Public speaking is something I’ve done often over the years, yet I’m far from being a ‘natural’. I spend my youth dreading and therefore avoiding it, and when I became a solicitor, I coped with advocacy (in less formal employment tribunals rather than conventional courts) by treating each case as a battle to be won. I started lecturing on legal topics in my 20s, but found this hard going, and I still try to dodge it when I can.
When my first novel was published, I found my first ever radio interview to be quite an ordeal. But over the years, I gained a lot of practice in talking about my writing, and I became more confident. I also found it easier to talk about crime fiction than, say, legal issues, because crime fiction is what I love. Attending crime conventions and participating in panels also helped to build my confidence.
Since publishing Dancing for the Hangman, I’ve given my talk about Dr Crippen several times. Each time it’s a little different, because I talk without notes and consequently change it a bit every time, varying the parts of the story on which I focus. Last night was different again, because I gave the talk as part of the Lymm Festival, and members of the audience included quite a number of people who know me as a neighbour rather than a writer. And, of course, you don’t want to make a fool of yourself in front of people you might bump into any day.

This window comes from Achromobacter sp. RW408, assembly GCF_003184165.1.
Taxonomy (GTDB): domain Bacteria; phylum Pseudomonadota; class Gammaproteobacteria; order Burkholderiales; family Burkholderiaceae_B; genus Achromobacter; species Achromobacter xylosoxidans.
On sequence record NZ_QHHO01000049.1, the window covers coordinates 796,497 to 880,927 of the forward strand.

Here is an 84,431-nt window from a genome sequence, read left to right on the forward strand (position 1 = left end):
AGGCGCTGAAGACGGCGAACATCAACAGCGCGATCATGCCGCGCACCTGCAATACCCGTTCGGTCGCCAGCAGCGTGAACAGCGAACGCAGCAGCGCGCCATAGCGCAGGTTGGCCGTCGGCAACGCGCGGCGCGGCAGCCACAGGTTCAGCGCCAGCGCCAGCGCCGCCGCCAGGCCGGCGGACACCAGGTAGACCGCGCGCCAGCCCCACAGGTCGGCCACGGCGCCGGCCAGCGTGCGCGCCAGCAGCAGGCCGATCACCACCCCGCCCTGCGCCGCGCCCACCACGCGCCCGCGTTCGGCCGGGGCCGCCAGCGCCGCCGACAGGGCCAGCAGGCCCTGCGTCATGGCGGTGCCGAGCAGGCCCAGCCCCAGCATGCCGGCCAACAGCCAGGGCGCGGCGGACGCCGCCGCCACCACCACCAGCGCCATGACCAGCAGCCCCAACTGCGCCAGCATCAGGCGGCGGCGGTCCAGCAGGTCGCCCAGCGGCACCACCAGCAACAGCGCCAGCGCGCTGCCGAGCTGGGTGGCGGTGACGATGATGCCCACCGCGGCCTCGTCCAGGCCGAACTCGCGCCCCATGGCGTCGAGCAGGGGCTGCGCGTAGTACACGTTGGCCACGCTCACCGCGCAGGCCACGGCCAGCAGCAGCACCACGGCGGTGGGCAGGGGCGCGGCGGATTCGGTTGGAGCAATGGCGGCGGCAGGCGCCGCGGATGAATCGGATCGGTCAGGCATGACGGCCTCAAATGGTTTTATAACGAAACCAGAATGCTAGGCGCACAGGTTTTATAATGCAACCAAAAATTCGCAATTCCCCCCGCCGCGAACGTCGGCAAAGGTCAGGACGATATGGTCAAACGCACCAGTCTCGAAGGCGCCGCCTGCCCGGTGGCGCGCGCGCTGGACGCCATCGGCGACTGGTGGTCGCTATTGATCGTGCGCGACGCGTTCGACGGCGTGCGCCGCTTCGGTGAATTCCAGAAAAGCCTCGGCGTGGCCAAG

Fortunately, there was a good audience, with lots of questions, and the atmosphere was very positive, with plenty of books sold at the end of the evening. I really enjoyed sharing my enthusiasm for a story which really is stranger than fiction. The Crippen mystery is endlessly fascinating, and the Lymm Festival-goers seemed to think so too.